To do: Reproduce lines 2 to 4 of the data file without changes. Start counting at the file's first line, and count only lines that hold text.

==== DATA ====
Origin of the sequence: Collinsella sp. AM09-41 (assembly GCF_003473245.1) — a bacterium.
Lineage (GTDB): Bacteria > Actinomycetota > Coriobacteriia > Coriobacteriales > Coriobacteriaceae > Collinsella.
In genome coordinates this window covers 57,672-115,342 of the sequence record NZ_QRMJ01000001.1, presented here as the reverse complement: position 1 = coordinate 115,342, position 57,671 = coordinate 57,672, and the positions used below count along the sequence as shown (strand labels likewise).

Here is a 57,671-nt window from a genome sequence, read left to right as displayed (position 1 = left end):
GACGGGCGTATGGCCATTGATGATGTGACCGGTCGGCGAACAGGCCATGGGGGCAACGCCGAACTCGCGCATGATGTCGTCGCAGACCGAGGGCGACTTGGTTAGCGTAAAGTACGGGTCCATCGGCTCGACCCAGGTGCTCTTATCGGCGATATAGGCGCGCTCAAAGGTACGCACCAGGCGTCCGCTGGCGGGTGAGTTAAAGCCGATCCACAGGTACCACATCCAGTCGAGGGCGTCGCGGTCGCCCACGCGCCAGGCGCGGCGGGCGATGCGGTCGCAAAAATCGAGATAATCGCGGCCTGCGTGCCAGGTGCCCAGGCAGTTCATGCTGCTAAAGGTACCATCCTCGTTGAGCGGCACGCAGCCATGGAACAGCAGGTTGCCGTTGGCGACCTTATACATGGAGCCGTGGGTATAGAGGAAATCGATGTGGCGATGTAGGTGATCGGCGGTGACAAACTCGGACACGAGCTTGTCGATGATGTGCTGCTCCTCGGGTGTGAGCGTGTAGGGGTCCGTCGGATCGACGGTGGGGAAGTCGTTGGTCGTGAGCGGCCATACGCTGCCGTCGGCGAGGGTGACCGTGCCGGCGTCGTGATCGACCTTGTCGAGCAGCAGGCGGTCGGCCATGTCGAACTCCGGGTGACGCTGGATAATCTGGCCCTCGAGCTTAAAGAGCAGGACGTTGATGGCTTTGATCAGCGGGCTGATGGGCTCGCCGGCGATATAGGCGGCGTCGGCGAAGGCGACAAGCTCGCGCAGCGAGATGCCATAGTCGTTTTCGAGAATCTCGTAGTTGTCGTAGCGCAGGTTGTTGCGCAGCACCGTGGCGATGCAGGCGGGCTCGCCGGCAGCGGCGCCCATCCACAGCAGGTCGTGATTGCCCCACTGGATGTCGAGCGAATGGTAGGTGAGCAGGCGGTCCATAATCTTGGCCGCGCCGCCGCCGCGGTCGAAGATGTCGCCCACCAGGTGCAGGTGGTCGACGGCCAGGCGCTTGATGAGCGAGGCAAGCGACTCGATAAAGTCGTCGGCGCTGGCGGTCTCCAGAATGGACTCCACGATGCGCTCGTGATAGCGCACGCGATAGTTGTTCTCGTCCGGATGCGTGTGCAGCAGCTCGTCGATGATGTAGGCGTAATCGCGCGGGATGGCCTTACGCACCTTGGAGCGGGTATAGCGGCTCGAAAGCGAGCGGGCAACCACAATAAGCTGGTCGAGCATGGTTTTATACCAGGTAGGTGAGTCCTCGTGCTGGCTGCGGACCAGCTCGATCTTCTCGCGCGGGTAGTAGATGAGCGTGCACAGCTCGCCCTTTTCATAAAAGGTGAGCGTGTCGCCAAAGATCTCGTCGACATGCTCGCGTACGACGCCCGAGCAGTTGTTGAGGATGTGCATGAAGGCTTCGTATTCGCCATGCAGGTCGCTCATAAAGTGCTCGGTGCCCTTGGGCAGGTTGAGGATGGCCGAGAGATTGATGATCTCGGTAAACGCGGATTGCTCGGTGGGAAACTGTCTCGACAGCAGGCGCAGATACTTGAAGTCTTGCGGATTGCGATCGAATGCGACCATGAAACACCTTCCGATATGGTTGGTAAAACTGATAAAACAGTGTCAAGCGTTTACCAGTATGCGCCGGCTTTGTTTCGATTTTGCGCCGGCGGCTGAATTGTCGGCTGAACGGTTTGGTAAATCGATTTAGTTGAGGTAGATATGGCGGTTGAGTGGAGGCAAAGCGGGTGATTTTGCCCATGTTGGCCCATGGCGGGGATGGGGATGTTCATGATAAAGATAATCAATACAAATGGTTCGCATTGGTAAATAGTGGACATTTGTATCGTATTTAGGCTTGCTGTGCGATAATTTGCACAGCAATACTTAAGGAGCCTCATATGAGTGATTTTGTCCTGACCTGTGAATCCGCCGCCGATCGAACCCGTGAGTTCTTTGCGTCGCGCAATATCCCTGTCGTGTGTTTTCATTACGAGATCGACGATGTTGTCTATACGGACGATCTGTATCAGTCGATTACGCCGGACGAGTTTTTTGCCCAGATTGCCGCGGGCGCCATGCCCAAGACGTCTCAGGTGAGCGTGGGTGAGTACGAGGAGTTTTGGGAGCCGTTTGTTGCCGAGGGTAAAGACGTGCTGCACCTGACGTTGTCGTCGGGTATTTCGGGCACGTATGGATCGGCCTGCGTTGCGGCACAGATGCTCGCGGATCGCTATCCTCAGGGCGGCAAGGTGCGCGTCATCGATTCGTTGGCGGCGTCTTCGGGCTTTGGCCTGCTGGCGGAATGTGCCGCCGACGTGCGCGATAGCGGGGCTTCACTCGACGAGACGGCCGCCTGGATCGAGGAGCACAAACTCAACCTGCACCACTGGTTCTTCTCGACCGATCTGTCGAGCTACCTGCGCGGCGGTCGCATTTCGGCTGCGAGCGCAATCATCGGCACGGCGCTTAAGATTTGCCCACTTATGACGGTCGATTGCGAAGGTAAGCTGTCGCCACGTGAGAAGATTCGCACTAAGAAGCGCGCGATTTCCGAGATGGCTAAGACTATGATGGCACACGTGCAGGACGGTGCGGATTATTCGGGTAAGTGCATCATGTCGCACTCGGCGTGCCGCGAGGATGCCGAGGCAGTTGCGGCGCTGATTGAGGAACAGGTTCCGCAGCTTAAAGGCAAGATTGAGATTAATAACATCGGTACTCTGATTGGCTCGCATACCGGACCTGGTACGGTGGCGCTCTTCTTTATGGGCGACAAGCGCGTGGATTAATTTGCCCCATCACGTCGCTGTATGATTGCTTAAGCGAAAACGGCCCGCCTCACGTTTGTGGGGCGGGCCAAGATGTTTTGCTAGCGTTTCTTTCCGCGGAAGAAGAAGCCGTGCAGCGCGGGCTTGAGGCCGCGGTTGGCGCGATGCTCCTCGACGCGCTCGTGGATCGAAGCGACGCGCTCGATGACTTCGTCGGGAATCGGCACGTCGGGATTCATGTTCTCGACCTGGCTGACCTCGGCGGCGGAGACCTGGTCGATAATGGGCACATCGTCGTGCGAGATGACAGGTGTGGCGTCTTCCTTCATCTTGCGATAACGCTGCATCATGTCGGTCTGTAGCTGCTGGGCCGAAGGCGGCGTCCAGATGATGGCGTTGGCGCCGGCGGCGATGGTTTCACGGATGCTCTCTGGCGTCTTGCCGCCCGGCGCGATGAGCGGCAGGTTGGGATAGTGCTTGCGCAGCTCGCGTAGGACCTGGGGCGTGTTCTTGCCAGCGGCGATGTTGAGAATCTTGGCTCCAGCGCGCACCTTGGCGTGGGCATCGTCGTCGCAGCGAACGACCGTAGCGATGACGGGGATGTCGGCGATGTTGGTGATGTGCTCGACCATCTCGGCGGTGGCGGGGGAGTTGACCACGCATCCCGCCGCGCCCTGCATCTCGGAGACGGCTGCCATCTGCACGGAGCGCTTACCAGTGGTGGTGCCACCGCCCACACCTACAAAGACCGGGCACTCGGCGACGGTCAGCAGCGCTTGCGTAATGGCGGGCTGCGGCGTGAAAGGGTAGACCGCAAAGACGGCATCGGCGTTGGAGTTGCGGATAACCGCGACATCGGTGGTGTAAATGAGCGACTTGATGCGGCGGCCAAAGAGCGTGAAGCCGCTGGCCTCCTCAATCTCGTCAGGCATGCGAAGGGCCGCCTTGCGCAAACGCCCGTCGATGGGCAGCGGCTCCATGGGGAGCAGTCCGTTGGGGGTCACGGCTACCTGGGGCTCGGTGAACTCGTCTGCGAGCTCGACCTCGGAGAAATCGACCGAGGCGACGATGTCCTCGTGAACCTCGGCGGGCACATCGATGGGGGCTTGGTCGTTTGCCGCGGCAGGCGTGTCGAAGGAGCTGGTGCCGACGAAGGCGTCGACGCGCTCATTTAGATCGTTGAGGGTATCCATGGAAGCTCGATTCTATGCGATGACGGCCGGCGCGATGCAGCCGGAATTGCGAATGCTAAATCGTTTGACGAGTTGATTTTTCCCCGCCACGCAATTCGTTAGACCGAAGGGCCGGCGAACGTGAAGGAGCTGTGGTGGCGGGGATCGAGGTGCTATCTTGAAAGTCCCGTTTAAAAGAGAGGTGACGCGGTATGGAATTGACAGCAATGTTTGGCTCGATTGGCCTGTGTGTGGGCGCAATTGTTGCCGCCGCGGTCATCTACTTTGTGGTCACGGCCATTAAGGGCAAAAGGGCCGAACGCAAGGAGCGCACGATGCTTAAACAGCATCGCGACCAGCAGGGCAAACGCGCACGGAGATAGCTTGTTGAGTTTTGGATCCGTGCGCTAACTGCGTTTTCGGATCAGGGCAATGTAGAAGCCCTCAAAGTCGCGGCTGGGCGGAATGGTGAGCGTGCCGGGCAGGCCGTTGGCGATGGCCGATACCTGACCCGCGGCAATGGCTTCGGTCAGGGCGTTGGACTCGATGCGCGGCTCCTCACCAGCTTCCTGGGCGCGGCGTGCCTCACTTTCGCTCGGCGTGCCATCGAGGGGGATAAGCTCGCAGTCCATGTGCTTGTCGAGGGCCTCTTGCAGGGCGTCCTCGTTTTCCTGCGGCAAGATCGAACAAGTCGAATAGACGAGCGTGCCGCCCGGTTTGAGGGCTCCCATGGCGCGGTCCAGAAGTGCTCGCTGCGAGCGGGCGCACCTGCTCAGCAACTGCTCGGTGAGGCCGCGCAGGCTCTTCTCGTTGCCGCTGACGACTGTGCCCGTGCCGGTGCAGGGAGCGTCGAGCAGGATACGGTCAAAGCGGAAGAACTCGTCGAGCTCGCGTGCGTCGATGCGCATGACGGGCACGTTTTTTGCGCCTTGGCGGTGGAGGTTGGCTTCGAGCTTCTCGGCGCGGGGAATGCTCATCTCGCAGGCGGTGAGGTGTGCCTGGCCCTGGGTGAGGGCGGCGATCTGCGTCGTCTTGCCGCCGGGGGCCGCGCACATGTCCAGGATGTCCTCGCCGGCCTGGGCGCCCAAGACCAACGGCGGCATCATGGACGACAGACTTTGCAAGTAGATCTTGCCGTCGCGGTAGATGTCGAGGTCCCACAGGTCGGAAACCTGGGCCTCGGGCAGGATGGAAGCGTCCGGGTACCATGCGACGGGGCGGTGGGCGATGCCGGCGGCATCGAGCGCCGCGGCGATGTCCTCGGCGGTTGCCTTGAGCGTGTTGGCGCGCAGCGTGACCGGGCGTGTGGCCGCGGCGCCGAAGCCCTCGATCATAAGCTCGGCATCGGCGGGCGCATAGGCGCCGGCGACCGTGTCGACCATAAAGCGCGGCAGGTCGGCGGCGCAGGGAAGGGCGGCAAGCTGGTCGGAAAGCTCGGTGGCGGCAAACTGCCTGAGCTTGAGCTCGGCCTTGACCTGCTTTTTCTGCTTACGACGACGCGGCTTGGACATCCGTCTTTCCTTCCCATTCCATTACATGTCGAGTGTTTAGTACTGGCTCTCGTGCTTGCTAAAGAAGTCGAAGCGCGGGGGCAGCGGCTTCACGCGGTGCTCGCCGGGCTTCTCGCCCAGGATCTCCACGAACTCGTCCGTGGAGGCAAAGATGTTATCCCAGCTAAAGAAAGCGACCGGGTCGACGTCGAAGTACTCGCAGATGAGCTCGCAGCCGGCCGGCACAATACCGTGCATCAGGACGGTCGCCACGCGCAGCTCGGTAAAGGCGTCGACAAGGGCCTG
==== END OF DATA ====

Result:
Lineage (GTDB): Bacteria > Actinomycetota > Coriobacteriia > Coriobacteriales > Coriobacteriaceae > Collinsella.
In genome coordinates this window covers 57,672-115,342 of the sequence record NZ_QRMJ01000001.1, presented here as the reverse complement: position 1 = coordinate 115,342, position 57,671 = coordinate 57,672, and the positions used below count along the sequence as shown (strand labels likewise).

Here is a 57,671-nt window from a genome sequence, read left to right as displayed (position 1 = left end):